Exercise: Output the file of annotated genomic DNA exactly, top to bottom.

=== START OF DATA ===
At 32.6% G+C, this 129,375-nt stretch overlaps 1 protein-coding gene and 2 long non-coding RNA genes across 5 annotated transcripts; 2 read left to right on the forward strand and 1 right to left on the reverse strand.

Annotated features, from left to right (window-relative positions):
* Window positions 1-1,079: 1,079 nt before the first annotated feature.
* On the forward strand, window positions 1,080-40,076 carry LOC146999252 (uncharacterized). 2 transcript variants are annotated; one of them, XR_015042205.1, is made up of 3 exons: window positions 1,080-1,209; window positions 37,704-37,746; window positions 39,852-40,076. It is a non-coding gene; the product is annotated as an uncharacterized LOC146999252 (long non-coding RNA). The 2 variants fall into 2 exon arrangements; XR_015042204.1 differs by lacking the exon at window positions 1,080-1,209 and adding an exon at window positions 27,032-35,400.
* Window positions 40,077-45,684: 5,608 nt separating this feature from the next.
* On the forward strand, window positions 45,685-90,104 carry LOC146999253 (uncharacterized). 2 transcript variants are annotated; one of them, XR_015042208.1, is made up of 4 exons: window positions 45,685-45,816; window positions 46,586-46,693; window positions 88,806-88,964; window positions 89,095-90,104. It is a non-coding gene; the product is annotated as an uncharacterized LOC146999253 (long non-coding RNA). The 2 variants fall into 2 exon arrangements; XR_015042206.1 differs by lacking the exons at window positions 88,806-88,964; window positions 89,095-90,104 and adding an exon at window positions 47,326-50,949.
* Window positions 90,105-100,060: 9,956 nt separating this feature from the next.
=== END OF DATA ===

At 32.6% G+C, this 129,375-nt stretch overlaps 1 protein-coding gene and 2 long non-coding RNA genes across 5 annotated transcripts; 2 read left to right on the forward strand and 1 right to left on the reverse strand.

Annotated features, from left to right (window-relative positions):
* Window positions 1-1,079: 1,079 nt before the first annotated feature.
* On the forward strand, window positions 1,080-40,076 carry LOC146999252 (uncharacterized). 2 transcript variants are annotated; one of them, XR_015042205.1, is made up of 3 exons: window positions 1,080-1,209; window positions 37,704-37,746; window positions 39,852-40,076. It is a non-coding gene; the product is annotated as an uncharacterized LOC146999252 (long non-coding RNA). The 2 variants fall into 2 exon arrangements; XR_015042204.1 differs by lacking the exon at window positions 1,080-1,209 and adding an exon at window positions 27,032-35,400.
* Window positions 40,077-45,684: 5,608 nt separating this feature from the next.
* On the forward strand, window positions 45,685-90,104 carry LOC146999253 (uncharacterized). 2 transcript variants are annotated; one of them, XR_015042208.1, is made up of 4 exons: window positions 45,685-45,816; window positions 46,586-46,693; window positions 88,806-88,964; window positions 89,095-90,104. It is a non-coding gene; the product is annotated as an uncharacterized LOC146999253 (long non-coding RNA). The 2 variants fall into 2 exon arrangements; XR_015042206.1 differs by lacking the exons at window positions 88,806-88,964; window positions 89,095-90,104 and adding an exon at window positions 47,326-50,949.
* Window positions 90,105-100,060: 9,956 nt separating this feature from the next.